The documentation (R2012a) says:
[num,txt,raw] = xlsread(filename)
[num,txt,raw] = xlsread(filename,sheet,range)
I'm sure this has not changed during the last few years. The text, e.g. column headers, of the excel-file appears in both the second, i.e. txt, and third, i.e. raw, output argument.
Beware: Headers (of type General in Excel) with numeric values, e.g. 1234, confuses xlsread (and sometimes me). Row headers, i.e. text or datetime in the first column, cause the column indices of num and txt not to line up. In this case it might be more robust to use the third output argument
[~,~,raw] = xlsread(filename)
Make some experiments with a small xls-file.
--- EDIT in response to Answer 6 ---
I have downloaded stock_data.xls and run the following six lines of code line by line.
file_spec = 'h:\m\cssm\stock_data.xls';
[ num, txt, raw ] = xlsread( file_spec );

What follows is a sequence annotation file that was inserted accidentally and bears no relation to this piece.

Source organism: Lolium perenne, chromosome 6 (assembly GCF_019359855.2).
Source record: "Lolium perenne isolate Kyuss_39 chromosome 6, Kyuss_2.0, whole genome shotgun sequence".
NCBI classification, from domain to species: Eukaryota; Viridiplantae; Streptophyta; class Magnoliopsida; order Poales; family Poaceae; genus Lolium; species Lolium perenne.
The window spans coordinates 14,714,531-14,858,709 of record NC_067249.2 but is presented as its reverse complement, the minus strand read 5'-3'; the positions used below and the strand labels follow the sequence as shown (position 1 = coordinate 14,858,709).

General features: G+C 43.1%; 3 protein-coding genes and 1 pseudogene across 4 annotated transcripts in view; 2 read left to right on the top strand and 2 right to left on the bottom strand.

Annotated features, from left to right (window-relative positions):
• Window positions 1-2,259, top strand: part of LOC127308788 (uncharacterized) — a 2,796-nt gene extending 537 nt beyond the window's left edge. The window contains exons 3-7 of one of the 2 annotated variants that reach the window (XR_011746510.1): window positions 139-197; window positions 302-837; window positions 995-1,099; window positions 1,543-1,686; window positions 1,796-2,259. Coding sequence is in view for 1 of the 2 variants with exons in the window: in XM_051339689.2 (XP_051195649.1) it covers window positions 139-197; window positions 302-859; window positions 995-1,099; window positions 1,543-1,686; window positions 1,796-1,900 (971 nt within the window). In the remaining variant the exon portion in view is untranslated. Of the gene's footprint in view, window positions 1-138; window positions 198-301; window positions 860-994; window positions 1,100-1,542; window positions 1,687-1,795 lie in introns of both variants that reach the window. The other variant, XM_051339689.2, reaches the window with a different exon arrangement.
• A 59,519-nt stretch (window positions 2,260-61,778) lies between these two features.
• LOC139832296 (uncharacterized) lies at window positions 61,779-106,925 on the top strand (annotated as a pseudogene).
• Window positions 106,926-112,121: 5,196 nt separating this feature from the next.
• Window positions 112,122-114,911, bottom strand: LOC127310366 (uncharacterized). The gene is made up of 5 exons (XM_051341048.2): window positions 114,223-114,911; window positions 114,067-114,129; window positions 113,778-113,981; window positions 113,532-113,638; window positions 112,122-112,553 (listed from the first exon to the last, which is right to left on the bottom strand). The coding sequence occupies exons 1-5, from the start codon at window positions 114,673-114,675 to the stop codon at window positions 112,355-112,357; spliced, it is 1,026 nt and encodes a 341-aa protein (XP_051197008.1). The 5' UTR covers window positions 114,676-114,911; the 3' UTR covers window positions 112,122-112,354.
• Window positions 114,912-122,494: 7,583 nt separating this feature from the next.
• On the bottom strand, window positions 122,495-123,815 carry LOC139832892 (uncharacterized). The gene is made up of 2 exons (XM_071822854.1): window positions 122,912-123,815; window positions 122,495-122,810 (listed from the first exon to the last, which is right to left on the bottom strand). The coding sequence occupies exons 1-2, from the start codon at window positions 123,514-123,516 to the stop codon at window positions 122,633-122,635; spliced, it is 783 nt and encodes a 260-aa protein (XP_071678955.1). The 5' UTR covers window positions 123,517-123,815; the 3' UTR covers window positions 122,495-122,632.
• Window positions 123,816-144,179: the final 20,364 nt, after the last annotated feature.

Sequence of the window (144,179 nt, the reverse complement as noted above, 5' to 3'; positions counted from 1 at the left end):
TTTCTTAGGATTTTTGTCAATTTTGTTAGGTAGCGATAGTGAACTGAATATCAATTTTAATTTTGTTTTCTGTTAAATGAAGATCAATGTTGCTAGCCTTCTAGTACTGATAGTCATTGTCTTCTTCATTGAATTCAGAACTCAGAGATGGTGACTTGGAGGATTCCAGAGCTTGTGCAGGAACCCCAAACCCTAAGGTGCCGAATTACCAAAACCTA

num( 1:3, : )
The results are:
Name Size Bytes Class Attributes
file_spec 1x24 48 char
num 575x4 18400 double
raw 576x5 352498 cell
txt 576x5 334098 cell
The size of the numerical array, num, is smaller than that of the two cell arrays.
>> num( 1:3, : )
30.8100 4.4500 71.9400 61.6700
30.9800 4.2900 72.2200 60.6300
30.3500 4.1900 72.1200 59.2900
The variable, num, only holds numeric data and the column and row indices differs from those in the Excel-sheet.
The first row of txt contains the headers! The first row of raw is identical to that of txt.
The first column of txt contains the dates. The specific date format depends on the "localization" of Windows.
I run this in with R2012a on Windows7 with Excel installed. The result will be the same with R2010b and previous versions of Windows and Excel.